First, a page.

• For small overlapping details, or unique bigger landmarks
Collision Management
• Triles are the collision map
• Four types
Immaterial (e.g. blades of grass)
No collision (background elements)
Top-collide (most platforms)
All-collide (blocking boundaries)
Invisible Collision Triles
• Art objects are filled with invisible collision triles
Collision Lookup
• Level is a large structure of triles indexable by (x, y, z)
– Actually a Dictionary<Int3, Trile>
• You collide with what you see
– Get closest (x, y) or (z, y) row of triles
– Traverse to nearest collideable trile and use its properties
• Gets tricky with offset triles
– Look up 4 closest neighbour rows and test
• After that, normal AABB to line collision resolution
Offset/Non-Unit Triles
How Gomez Moves Around
• Movement is in 2D according to the current viewpoint.
Depth correction
• Gomez should stay visible at all times
• Gomez should never walk in mid-air
Otherwise, don't change Gomez's depth arbitrarily
• When the camera rotates, movement (and time) is
Background Mode
• If Gomez is behind geometry after a rotation,
don't panic!
– Silhouette rendering
– Low-pass music
– Limited actions
• Per-face direct/diffuse light
• Ambient light based on sky background color
– Also tints transparent cloud layers
• Shadows and additional lights added in screen-space
• All done in a lighting pre-pass (render-to-texture)
– Blended in Modulate2X mode so that it can light up and shadow
Time of Day Lighting
Dynamic World Interactions
• FEZ @ IGF’08 was 99% static
• Now Gomez can :
Grab/push/pull objects
Rotate parts of the world independently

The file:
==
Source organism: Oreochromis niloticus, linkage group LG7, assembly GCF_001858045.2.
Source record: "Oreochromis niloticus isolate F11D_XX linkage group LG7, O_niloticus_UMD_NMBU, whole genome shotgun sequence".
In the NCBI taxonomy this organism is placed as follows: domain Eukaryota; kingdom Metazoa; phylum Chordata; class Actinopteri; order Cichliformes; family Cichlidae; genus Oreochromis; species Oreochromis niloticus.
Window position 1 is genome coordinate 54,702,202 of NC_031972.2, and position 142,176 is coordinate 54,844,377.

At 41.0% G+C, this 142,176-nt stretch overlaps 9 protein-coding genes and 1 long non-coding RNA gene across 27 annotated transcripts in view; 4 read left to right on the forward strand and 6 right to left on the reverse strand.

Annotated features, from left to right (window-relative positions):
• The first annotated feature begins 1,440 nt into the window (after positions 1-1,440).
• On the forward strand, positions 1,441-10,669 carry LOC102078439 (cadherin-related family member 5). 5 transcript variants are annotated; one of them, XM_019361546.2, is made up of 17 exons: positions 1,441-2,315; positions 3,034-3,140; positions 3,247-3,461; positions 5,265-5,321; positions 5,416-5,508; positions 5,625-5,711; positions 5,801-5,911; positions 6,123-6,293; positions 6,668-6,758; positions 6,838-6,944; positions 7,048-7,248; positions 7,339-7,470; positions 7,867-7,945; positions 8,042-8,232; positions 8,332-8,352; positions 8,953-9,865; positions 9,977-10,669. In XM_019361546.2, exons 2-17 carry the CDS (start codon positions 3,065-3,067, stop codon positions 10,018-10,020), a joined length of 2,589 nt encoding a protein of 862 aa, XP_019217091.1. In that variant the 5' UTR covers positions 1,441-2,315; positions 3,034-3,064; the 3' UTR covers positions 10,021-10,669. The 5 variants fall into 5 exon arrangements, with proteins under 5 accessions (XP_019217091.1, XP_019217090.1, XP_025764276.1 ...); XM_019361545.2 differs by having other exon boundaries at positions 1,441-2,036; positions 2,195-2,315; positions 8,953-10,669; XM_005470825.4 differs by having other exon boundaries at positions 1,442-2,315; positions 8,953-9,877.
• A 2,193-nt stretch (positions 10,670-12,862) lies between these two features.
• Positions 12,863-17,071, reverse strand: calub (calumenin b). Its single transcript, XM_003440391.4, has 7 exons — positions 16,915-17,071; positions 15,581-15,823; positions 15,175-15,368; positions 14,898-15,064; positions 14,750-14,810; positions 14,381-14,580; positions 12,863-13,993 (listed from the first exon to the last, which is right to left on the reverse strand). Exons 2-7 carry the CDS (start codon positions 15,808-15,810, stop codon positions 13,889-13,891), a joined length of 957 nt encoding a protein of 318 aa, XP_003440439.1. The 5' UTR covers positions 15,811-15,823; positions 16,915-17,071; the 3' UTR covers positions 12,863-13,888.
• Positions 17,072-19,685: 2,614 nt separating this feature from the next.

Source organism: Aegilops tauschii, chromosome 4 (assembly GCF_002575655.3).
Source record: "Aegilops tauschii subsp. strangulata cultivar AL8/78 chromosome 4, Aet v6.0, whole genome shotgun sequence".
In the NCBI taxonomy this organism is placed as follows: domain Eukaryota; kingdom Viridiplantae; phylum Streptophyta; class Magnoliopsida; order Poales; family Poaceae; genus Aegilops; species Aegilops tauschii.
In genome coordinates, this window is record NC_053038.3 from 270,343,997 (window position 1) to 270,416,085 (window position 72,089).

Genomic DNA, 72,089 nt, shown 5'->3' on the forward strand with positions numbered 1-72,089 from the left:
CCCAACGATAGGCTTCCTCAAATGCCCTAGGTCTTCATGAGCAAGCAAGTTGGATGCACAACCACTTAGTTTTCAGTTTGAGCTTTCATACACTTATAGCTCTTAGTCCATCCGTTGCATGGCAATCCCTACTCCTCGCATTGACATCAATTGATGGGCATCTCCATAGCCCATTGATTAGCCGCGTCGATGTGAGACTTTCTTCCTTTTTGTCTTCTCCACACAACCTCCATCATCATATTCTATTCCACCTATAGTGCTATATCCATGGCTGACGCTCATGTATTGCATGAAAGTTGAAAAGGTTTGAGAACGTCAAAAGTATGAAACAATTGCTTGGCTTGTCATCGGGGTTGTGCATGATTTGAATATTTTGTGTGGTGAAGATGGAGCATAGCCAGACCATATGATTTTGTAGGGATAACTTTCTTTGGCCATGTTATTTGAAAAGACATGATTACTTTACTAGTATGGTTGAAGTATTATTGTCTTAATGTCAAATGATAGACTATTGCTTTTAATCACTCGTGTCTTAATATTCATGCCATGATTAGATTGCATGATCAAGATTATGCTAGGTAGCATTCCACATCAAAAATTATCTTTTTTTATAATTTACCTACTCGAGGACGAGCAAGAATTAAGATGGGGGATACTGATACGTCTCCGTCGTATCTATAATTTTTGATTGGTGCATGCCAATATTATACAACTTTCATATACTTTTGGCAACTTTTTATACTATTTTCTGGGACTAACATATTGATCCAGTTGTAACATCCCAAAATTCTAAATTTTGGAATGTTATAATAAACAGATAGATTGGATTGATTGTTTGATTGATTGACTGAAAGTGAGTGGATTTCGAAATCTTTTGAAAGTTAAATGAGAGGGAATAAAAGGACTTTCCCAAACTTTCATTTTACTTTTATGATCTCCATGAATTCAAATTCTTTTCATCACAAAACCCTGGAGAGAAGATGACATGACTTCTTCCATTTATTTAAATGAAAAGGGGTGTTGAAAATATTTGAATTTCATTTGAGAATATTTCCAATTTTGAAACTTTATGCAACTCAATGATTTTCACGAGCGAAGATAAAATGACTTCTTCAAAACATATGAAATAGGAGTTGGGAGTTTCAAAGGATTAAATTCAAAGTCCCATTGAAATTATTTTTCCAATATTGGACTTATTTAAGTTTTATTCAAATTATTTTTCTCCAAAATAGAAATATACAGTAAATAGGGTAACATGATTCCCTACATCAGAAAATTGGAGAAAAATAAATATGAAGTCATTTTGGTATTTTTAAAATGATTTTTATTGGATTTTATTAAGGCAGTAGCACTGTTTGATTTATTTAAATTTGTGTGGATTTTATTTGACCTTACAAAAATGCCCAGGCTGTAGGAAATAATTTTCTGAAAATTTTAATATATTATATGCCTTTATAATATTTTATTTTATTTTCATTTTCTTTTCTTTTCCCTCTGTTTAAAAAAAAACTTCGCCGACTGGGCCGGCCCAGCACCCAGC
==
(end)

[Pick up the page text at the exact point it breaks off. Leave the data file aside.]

Make blocks crumble under his weight
Grab ledges all around platforms
Interact with one-off puzzle objects
Swim in water & drown in toxic liquids
• 56 different action classes control his behaviour
Action “Objects For States”
• All player action
classes derive from a
base abstract class
• Not all mutually
– “Fall” is an action that
is evaluated as long as
there’s gravity
• Tied to sprite
animations, player
controllability, etc.
protected virtual void TestConditions()
protected virtual void Begin()
protected virtual void End()
protected virtual bool Act(TimeSpan elapsed)
return false;
Dynamic World Entities = Actors
• Spinning blocks, interactive structures, etc.
• Hardcoded behaviours with flags or parameters set
in the editor
• Tradeoff for not having proper scripting support
Scripting System
• Designer-friendly UI (no code!)
• Event-based (no continuous evaluation)
• Extensible and backwards-compatible
Final Script Editor UI scary.
Serialized Scripts
• Scripts are objects, serialized as
text inside the level file
• Tweakable by hand
– If you are careful with braces